China Gobbles up Angolan Oil in Rush to Year End

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China’s loadings of West African crude are set to hit their highest in more than two years in November as the nation’s refineries race to stock up and offset falling domestic oil production, according to a Reuters survey of shipping fixtures and traders.

China’s November West African crude oil loadings, the bulk of it Angolan, are on track to reach 1.2 million barrels per day (bpd), the highest since September 2014, the survey showed on Monday. December bookings are already expected to be similarly strong.

“Domestic production declines and stockpiling continue to generate demand for crude,” said Michal Meidan, Asia analyst with Energy Aspects. “Chinese refiners are also raising runs after the end of heavy maintenance which ended in September and ahead of the Chinese New Year, which is quite early this year in late January.”

Meidan said independent refineries, known as teapots, are keen to import before the end of the year to ensure the government renews its import quotas in 2017.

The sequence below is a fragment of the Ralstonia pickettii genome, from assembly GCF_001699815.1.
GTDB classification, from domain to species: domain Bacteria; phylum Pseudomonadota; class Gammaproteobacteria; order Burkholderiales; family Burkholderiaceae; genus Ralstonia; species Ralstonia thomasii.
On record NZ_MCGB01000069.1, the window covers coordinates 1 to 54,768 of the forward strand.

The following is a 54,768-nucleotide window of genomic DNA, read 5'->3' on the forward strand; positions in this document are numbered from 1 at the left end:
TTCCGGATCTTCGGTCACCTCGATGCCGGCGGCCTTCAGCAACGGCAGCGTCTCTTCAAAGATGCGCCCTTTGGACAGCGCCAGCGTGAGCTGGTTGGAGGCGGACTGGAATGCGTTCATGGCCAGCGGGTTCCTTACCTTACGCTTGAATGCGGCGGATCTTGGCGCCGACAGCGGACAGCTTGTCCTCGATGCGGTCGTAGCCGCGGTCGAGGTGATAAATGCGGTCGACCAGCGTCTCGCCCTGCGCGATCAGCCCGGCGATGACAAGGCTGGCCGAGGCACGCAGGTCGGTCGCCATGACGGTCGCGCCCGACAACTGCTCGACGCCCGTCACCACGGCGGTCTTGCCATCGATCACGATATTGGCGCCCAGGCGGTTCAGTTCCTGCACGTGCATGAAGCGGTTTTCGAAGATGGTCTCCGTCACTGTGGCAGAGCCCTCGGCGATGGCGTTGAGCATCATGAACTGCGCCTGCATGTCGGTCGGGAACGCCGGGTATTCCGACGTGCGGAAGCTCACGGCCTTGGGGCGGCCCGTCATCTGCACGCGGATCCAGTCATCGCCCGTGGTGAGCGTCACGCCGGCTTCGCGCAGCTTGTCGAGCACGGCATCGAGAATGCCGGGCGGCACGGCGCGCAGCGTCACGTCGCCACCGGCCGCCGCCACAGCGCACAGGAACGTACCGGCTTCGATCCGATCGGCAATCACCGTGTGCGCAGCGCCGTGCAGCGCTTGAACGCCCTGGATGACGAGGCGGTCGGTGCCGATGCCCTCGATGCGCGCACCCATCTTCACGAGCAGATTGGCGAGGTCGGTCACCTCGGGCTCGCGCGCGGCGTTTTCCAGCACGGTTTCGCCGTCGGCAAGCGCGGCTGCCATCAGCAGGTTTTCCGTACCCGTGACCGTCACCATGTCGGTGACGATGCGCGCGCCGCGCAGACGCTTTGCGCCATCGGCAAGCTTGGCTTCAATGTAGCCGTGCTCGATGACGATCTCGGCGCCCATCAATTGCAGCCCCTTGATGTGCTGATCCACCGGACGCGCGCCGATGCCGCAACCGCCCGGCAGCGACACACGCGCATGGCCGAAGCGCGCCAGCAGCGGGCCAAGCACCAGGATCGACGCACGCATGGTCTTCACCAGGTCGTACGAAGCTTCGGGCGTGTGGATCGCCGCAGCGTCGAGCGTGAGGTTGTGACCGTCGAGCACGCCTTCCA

Angola has been battling Russian and Saudi Arabia for the spot as China’s top supplier, and Middle Eastern producers have been offering cargoes under more lenient payment terms in order to secure a market share.

But China’s domestic production, which dropped by 9.8 percent year-on-year in September, is similar in quality to Angolan oil, said Ehsan Ul-Haq, principal consultant with KBC, making it an attractive alternative.

“Beijing needs Angolan crudes,” said Ul-Haq said. “Although China wants to diversify its crude slate, Angola has been and will remain a key ingredient of its refiners’ diet.”

According to Clipperdata, an industry firm that tracks crude movements, China’s imports of Angolan oil in the first nine months of 2016 stood nearly 100,000 bpd higher than a year earlier.

Already, Chinese firms including Unipec and CNOOC have booked spot cargoes of Angolan oil for December loading, on top of term cargoes that included seven awarded to Sinochem alone.

The strong bookings to China helped to balance out a small decline in November loadings to India, Indonesia and elsewhere, holding overall West African exports to Asia at 1.9 million bpd.

Source: Marine Link